Ethel Mulvany: Changi Prisoner of War Cookbook
The taste of longing: Ethel Mulvany and her starving prisoners of war cookbook (2020) was written by Suzanne Evans, who holds a PhD in Religious Studies and is a former Research Fellow at the Canadian War Museum in Ottawa. The Taste of Longing demonstrates how living in our imaginations can get us through tough times. Evans’ thorough research and wide-ranging sources bring her subject to life in a conversational, narrative style (1).
Ethel Rogers Mulvany had rural Ontario beginnings. She was born on Manitoulin Island in 1904 and became a teacher at age sixteen. In 1933 she managed to secure a round-the world assignment to inspect national school systems. She met and married Denis Mulvany, a British army doctor, and in 1940, they ended up in Singapore. After the December, 1941 bombing of Pearl Harbour, the Japanese Imperial Army moved quickly into South East Asia, including Singapore.
When the internment order for all non-residents of Singapore came in March of 1942, Mulvany had only enough time to grab a few possessions, including her 1932 copy of A Guide to Good Cooking compiled by Five Roses Flour. She and Denis, and 3,500 other enemy aliens were marched under armed guard to Changi Prison, 14 kilometers from Singapore, built to hold 600 people. Men and women were housed separately and after awhile the men took over the cooking. Extreme physical strength was required, including keeping wood fires going and hefting heavy pots. For the next three and a half years, all of the internees were deprived, desolated and near-starved, as described by Evans.
This left the women to discuss and dream about food constantly. Mulvany became the procurer of all supplies by virtue of her position as the Red Cross Representative at Changi, dealing in the black market and selling items for her fellow internees. Given the POW population of British, American, Australian, New Zealand, Canadian and a few Northern Europeans, British recipes dominated. Life at Changi required keeping up appearances, even if the internees were starving. The women put on imaginary teas in which they set tables according to etiquette including fantasy centerpieces. The Five Roses Cookbook food illustrations were popular viewing.
According to Evans’ research interviews, the women discussed recipes for many months before agreeing how certain food items should be prepared, and then writing them out on strips of newspaper margins. Eventually, several hundred recipes were collected and copied over into two ledgers.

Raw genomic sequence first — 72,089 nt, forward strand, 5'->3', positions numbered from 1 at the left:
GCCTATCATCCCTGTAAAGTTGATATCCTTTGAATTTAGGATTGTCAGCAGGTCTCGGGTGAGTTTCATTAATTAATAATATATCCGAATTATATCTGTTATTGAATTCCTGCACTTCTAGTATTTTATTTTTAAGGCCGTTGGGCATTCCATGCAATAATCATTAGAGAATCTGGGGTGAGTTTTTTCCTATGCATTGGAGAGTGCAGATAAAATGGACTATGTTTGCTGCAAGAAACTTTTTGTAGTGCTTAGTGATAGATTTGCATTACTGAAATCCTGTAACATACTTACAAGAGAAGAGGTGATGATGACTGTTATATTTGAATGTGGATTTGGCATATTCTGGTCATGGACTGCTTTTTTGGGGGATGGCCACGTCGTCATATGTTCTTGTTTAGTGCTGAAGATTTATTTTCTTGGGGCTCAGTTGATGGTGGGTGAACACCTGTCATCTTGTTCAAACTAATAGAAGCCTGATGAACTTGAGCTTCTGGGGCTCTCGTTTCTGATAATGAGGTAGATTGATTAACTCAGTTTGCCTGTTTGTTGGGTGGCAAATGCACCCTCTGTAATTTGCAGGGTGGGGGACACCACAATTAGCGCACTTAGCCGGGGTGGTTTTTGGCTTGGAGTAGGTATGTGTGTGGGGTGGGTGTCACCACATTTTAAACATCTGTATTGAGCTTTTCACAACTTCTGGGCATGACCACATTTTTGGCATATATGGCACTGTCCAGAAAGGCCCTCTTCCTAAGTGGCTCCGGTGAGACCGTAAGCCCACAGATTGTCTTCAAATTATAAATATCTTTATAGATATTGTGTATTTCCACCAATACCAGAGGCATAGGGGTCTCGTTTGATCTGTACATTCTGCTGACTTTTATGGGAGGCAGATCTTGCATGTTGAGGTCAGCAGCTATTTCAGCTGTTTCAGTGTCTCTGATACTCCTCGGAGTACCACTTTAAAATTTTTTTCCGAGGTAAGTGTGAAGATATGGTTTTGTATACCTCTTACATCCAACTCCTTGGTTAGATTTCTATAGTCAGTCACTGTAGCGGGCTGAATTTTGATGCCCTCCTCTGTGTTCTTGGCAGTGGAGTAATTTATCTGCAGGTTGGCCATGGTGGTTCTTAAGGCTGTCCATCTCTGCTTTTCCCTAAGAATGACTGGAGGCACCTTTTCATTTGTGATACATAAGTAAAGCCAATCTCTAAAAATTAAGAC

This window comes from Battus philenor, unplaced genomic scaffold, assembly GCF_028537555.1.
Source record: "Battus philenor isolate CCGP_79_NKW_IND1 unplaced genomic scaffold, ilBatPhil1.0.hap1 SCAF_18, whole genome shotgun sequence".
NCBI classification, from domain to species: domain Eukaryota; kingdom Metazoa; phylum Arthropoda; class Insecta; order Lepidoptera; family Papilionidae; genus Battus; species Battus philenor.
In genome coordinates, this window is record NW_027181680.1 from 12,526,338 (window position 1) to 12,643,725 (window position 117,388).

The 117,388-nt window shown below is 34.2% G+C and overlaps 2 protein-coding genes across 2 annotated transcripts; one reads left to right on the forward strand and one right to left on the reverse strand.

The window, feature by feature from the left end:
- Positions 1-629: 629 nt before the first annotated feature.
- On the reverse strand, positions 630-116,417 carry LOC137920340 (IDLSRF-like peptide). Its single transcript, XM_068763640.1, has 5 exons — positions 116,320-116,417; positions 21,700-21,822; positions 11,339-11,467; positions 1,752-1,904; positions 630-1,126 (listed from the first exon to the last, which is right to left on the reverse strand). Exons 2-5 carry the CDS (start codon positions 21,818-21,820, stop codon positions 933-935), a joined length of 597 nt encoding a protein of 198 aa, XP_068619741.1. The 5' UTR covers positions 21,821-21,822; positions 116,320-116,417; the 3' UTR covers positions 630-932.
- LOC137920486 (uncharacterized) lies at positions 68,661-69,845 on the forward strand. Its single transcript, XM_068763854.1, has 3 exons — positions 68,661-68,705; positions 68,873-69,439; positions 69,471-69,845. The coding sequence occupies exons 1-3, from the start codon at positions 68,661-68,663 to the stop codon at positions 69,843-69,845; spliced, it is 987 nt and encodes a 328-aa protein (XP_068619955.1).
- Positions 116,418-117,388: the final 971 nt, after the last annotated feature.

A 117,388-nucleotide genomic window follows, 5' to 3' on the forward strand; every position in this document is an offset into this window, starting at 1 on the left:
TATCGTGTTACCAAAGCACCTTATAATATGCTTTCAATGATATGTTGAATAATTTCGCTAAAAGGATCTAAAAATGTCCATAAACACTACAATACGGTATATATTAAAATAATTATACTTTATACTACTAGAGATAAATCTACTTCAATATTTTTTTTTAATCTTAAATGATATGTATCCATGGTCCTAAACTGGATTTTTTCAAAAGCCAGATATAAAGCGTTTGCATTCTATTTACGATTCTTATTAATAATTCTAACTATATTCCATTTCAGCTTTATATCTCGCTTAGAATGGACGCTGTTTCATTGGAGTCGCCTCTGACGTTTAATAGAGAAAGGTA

Mulvany, with a past history of mental illness, frequently did not fare as well as others in the camp. Still she managed to take the ledgers with her when Changi was finally liberated in September of 1945. A year later she convinced a publisher to print 20,000 copies of a cookbook entitled The Prisoners of War Cook Book : This is a Collection of Recipes made by Starving Prisoners of War When They were Interned in Changi Jail, Singapore. Sales of the Cook Book raised $18,000 to send food to former POWs hospitalized in England.
After the war, Mulvany and her husband were divorced, and the remainder of her long life was spent in various helping capacities. For example, she started Treasure Van, sponsored by World University Service (WUS) that brought the first inklings of fair trade to university campuses across Canada. She spent her last years on Manitoulin Island, and many of her papers and taped interviews are held at the Pioneer Museum at Mindemoya. Reprints of the original Prisoners of War Cook Book have been available at the museum.
The Taste of Longing is well worth reading for understanding how a collection of recipes can serve as diaries, memoirs, and openings to an obscured past. The following recipe appears in Evans’ book. It includes fairly exact directions, and it includes a political statement about the type of peppermint to use. It’s easy to imagine the woman who wrote out the recipe; in a state of severe malnutrition and/or semi-starvation, and for a short while, escaping reality through imagining a mint type of candy.
(1). See the following article by Suzanne Evans for an academic analysis of internee cookbooks:
Evans, S. (2013). Culinary imagination as a survival tool: Ethel Mulvany and the Changi Jail prisoners of war cookbook, Singapore, 1942-1945. Canadian Military History, 22 (1), 39-49.
Evans, S. (2020). The Taste of Longing: Ethel Mulvany and her starving prisoners of war cookbook. Between the Lines: Toronto. 335 pages (includes substantial notes and contributors, including recipe testers). ISBN 9781771134897
Very interesting! Thank you so much for bringing us this fascinating history.
It prompted me to dig out my 1932 Purity Cookbook …. life was so stark and simple. Yet filled with things that mattered.
We know so little – virtually zero for most of us – about those who were non-military POWs – and not much about World War II in Asia. This was not a topic we ever learned about in history and yet, stories exist. Good for Dr. Evans to select the story of Ethel Mulvany and the cookbook the women POWs prepared to help them survive. Thanks to you Mary Leah, for bringing it to us.
Fascinating! And prompted a long reminiscence by my mother who worked with “Ms M” during the Treasure Van years (eventually my father took over running Treasure Van). Ethel Mulvany continued to be a formidable force long after the war, what an amazing woman, and cookbook!
I agree, Ethel Mulvany was an amazing woman.. Thanks for your comment.
I lived in the houses just below Changi Jail my father was a Warden then his name was Robert Ward my mother name was Olga. how I miss living in Singapore.